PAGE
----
"There are dragons. Wizards. Evil bad guys with bad hair. And at the centre, three kids who are determined to save their local library - and not just because libraries are important! If they don’t, humans might go the way of the dinosaurs! Not only is this a brilliant, funny, enjoyable read - with its reluctant reader main character - it is also excellent at getting reluctant readers reading!"

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The Boy with the Butterfly Mind

Victoria Williamson

Nominated by: Veronica Price (@vonprice), HLTA & part-time librarian

Veronica says: "A beautifully written, perfectly-paced story exploring blended families and the issues arising from living with ADHD. A marvellous book for increasing empathy in upper KS2 and one that should be read by everyone working in a school."

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The Suitcase

Chris Naylor-Ballesteros

Nominated by: Tanya Efthymiou (@TanyaEfthymiou), Primary School Librarian

 

Tanya says: "The Suitcase had an immediate impact on some Year 6s in our library, who were moved to perform it, as the various characters, to classes throughout the school. This empathy-building story of the arrival of a refugee is beautiful and accessible. Chris Naylor-Ballesteros' illustrations have the simplicity to appeal to a young audience, but tell a deeper tale in their detail, which the older children recognised and respected."

The Star Outside My Window

Onjali Q Rauf

Nominated by: Tanja Jennings (@WCBLibrary), school librarian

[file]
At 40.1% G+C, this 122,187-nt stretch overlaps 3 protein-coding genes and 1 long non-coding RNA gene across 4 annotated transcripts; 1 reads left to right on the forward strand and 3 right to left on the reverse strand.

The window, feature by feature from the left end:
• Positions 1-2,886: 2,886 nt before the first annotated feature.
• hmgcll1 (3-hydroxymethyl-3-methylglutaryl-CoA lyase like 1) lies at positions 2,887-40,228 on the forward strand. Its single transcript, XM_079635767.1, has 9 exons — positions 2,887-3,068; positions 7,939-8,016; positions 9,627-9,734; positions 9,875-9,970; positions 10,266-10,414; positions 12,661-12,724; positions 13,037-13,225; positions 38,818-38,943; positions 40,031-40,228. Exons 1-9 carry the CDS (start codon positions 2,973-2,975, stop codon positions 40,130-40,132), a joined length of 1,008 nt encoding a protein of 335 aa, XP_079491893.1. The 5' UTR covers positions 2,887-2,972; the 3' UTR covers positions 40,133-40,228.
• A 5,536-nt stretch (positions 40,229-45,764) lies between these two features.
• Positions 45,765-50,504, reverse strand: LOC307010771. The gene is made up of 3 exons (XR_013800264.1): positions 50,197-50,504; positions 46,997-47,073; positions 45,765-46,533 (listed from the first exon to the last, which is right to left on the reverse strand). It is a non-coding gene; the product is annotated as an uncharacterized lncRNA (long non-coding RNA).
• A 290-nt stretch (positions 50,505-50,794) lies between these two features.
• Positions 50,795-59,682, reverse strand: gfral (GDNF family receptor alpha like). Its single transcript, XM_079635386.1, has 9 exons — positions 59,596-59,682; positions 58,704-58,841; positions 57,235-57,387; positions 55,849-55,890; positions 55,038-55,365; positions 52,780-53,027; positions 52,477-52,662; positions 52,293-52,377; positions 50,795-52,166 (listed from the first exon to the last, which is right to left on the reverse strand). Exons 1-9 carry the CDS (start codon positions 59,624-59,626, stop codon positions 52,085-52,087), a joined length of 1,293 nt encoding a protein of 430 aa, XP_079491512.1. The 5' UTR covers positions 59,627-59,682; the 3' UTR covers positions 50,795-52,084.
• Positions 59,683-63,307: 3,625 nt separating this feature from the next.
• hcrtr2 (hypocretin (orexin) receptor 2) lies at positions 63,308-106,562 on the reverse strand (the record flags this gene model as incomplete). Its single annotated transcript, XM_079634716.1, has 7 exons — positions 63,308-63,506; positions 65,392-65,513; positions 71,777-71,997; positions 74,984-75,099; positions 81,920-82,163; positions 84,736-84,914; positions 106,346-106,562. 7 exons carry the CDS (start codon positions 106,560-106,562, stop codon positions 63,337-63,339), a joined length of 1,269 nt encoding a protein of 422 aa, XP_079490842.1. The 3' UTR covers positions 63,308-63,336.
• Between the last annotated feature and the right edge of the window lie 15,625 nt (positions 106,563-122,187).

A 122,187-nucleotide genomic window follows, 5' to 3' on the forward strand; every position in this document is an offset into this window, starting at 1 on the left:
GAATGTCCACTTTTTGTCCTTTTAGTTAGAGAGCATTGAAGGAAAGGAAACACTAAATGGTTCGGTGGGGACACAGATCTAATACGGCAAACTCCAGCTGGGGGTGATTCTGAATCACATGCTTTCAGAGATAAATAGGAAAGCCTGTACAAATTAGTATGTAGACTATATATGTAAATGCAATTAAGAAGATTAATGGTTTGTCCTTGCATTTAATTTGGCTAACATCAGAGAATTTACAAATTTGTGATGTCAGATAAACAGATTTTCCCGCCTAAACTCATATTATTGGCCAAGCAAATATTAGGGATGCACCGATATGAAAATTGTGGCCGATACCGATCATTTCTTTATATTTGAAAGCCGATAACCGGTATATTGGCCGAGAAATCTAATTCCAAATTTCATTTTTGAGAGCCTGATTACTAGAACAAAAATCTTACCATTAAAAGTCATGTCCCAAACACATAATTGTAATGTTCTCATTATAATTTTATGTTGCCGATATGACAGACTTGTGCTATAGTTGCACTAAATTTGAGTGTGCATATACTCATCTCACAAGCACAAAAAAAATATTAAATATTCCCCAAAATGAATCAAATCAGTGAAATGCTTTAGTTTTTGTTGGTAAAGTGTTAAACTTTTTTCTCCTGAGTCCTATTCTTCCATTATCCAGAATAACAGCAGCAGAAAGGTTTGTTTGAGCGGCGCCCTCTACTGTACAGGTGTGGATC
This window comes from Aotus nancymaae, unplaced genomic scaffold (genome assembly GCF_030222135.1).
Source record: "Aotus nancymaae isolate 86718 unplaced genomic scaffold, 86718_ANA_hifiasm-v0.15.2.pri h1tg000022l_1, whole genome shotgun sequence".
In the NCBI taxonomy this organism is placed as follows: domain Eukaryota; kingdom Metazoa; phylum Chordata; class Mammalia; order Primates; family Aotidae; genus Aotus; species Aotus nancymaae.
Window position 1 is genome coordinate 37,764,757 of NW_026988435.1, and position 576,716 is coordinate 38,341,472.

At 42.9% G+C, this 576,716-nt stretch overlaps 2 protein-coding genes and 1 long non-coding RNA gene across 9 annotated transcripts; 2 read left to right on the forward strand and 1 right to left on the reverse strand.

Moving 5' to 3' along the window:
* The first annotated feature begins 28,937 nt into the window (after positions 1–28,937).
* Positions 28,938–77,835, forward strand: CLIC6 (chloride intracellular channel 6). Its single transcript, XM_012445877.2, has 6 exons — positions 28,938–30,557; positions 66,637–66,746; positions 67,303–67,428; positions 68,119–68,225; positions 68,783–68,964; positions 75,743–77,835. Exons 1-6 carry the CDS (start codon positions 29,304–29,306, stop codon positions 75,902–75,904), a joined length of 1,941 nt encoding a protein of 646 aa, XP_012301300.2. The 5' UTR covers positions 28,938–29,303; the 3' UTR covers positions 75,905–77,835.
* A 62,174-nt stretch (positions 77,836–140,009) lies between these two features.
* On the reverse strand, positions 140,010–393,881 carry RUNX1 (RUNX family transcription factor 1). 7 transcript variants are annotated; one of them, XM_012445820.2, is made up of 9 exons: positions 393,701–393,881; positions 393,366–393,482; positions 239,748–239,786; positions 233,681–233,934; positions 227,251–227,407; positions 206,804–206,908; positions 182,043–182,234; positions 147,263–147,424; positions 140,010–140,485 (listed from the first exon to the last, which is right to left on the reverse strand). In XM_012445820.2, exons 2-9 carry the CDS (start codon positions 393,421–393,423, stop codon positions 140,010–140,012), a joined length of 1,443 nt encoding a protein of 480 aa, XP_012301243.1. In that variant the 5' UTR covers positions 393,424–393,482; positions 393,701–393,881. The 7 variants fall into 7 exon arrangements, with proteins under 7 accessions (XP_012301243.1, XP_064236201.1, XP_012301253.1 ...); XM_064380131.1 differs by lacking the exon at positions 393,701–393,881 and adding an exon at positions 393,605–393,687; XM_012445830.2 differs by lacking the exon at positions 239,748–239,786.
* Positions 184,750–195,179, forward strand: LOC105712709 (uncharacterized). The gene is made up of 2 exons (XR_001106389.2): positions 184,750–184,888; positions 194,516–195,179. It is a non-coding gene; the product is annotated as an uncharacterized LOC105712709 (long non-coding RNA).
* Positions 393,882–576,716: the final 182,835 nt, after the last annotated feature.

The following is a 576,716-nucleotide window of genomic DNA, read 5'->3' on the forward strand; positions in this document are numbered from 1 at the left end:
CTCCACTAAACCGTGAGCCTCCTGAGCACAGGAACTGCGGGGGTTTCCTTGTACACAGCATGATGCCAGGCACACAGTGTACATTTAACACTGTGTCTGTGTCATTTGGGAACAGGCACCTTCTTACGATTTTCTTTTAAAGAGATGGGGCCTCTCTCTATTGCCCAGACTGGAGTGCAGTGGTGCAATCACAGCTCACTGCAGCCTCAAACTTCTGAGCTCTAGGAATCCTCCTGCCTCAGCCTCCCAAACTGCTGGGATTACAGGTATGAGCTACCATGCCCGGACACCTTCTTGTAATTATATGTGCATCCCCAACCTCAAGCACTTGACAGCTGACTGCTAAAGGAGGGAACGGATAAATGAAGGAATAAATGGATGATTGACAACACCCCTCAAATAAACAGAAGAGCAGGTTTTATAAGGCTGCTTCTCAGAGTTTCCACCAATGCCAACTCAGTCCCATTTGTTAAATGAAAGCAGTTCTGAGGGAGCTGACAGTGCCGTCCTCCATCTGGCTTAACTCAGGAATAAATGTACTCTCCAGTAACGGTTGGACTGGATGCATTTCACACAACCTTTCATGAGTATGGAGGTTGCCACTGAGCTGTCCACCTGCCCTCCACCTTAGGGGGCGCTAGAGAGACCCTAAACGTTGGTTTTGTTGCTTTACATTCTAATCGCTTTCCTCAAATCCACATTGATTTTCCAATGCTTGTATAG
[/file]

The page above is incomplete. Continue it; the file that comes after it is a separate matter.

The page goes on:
Tanja says: "This beautifully observed book is an emotional rollercoaster that addresses a serious and painful topic in a sensitive way. 10-year-old Aniyah goes on an important journey as she comes to terms with a traumatic family experience that has changed her and her brother’s lives irrevocably. Her story unfolds as she navigates life in a foster home and forms new relationships. Powerful, empathetic, poignant & thought-provoking, this is a life-changing book that immerses the reader from start to finish."

The Girl With the Shark's Teeth

Cerrie Burnell

Nominated by: Anna Tomlinson (@scoutfinch_75), Teaching Assistant/School Librarian

Anna says: "My 12 year old daughter insisted that we vote for this book. Minnow embarks on a magical adventure that challenges everything she thought she knew... and who she thought she was. Thrilling and enchanting! A must read!"

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The Snow Dragon

Abi Elphinstone & Fiona Woodcock

Nominated by: Tami Wylie (@twylie68), Teacher

Tami says: "One of the best picture books I’ve read in a long time! Such a heartwarming message about never giving up on your dreams. Everyone, no matter how small, can have their fondest wish come true!"

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The Last Spell Breather

Julie Pike

Nominated by: Simon Fisher (@bookwormswales), Year 4 Teacher & Book Blogger at familybookworms.wales

 

Simon says: "I adore this story - beautifully written and constructed, with brilliant characters and creatures (especially the evil ones!), and the little details succeed in building an entirely convincing fantasy world. In a world where monsters exist, Rayne and her village are safe behind a magical barrier. Rayne is an apprentice spell breather, reluctantly following in her mam’s footprints. When mam is compelled to leave Penderin, Rayne damages the spell book with hideous consequences. She has to leave the safety of the village to find her mam and fix the mess. A captivating read for adults and children, this is fabulous and enchanting stuff from Julie Pike."

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The Lost Tide Warriors

Catherine Doyle

Nominated by:  Laura Crowther, Year 3 Teacher

Laura says: "I couldn't wait for this book to be released and I wasn't disappointed. Exciting, emotional, dramatic: everything great children's books should be. It was a perfect summer read and I eagerly await book 3."

Lenny's Book of Everything

Karen Foxlee

Nominated by:  Jacqueline Harris, (@phonicsandbooks), Education Consultant